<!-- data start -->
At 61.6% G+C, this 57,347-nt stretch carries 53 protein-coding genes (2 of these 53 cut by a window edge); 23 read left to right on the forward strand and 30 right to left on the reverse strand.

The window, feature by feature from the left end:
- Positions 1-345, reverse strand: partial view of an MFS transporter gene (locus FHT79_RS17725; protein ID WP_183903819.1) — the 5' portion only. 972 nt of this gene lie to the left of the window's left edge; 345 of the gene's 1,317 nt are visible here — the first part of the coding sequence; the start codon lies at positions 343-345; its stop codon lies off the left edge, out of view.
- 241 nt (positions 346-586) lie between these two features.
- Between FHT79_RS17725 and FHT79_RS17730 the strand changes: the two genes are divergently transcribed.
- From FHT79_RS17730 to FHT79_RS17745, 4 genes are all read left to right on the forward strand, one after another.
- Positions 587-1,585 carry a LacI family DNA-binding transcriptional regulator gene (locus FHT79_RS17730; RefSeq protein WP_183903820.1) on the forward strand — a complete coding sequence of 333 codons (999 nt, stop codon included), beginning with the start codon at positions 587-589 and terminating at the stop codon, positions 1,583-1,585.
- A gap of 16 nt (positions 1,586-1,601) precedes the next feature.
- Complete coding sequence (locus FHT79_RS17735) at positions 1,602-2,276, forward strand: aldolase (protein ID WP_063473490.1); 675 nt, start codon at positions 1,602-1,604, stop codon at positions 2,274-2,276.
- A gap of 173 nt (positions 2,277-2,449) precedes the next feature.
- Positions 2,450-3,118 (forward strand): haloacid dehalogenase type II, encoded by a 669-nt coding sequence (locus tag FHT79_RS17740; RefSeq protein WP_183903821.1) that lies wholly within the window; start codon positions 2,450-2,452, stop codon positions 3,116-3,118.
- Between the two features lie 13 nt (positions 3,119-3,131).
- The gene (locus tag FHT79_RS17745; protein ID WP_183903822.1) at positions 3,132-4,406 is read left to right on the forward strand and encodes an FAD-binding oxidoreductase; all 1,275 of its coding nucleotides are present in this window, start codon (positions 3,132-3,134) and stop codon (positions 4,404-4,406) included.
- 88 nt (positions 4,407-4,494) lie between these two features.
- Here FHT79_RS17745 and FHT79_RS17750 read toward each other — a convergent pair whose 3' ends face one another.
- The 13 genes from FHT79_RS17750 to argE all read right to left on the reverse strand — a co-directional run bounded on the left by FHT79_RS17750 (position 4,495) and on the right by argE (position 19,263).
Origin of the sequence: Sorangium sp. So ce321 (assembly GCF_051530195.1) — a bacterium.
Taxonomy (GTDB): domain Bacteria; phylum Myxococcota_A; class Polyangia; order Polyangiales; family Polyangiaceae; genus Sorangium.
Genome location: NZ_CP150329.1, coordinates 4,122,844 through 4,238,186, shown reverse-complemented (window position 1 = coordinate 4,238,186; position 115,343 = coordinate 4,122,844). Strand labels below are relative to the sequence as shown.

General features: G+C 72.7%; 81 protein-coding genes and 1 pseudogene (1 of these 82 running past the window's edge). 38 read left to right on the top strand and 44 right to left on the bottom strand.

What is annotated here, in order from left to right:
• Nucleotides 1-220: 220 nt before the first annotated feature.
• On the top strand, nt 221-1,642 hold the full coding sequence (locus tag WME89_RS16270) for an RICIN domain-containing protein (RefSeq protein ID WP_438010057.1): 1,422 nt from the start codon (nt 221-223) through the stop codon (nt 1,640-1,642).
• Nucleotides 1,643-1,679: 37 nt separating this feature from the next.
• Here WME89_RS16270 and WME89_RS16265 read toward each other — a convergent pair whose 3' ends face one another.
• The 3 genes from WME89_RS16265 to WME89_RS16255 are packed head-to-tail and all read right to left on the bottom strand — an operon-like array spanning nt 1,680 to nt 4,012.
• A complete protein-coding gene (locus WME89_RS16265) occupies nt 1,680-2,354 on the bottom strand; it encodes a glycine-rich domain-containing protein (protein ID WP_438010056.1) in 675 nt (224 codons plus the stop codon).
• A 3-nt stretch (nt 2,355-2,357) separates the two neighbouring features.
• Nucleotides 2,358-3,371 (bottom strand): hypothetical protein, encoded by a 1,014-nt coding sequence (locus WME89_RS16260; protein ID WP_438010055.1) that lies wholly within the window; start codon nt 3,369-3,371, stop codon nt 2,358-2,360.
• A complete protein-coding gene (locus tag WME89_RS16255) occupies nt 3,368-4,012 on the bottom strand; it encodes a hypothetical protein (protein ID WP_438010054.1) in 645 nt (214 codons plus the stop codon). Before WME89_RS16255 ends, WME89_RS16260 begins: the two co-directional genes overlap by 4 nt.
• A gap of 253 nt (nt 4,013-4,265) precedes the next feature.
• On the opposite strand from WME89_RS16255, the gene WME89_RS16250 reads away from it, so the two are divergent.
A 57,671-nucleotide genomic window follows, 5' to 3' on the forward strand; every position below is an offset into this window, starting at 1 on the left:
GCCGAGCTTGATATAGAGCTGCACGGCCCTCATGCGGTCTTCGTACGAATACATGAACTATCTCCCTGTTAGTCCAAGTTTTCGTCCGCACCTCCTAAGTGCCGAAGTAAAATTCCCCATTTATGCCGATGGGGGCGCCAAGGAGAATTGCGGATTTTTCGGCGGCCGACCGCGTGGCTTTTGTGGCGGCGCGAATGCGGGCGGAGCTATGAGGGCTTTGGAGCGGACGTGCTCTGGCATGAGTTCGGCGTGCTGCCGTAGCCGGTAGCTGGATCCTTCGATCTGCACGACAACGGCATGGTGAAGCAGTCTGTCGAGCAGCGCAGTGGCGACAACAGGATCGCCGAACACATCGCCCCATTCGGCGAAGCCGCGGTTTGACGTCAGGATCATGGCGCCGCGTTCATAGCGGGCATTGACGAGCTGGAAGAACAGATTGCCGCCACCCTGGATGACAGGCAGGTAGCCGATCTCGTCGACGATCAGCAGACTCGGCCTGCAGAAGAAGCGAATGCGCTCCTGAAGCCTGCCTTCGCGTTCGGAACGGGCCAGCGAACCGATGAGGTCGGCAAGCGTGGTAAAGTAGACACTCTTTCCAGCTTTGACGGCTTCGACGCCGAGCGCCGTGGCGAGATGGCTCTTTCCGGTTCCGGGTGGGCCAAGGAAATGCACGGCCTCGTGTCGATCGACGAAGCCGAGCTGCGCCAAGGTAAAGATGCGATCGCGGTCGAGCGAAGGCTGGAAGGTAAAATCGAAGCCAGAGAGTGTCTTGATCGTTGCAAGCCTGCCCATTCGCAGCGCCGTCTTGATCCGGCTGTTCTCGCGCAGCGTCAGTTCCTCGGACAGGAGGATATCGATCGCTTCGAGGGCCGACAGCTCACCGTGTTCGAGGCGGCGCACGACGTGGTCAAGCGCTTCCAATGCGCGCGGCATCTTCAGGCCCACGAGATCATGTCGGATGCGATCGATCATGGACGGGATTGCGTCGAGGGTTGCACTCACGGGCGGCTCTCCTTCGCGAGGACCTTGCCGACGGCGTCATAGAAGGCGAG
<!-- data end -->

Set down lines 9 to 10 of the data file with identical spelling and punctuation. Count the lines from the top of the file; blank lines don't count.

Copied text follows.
- Complete coding sequence (locus FHT79_RS17735) at positions 1,602-2,276, forward strand: aldolase (protein ID WP_063473490.1); 675 nt, start codon at positions 1,602-1,604, stop codon at positions 2,274-2,276.
- A gap of 173 nt (positions 2,277-2,449) precedes the next feature.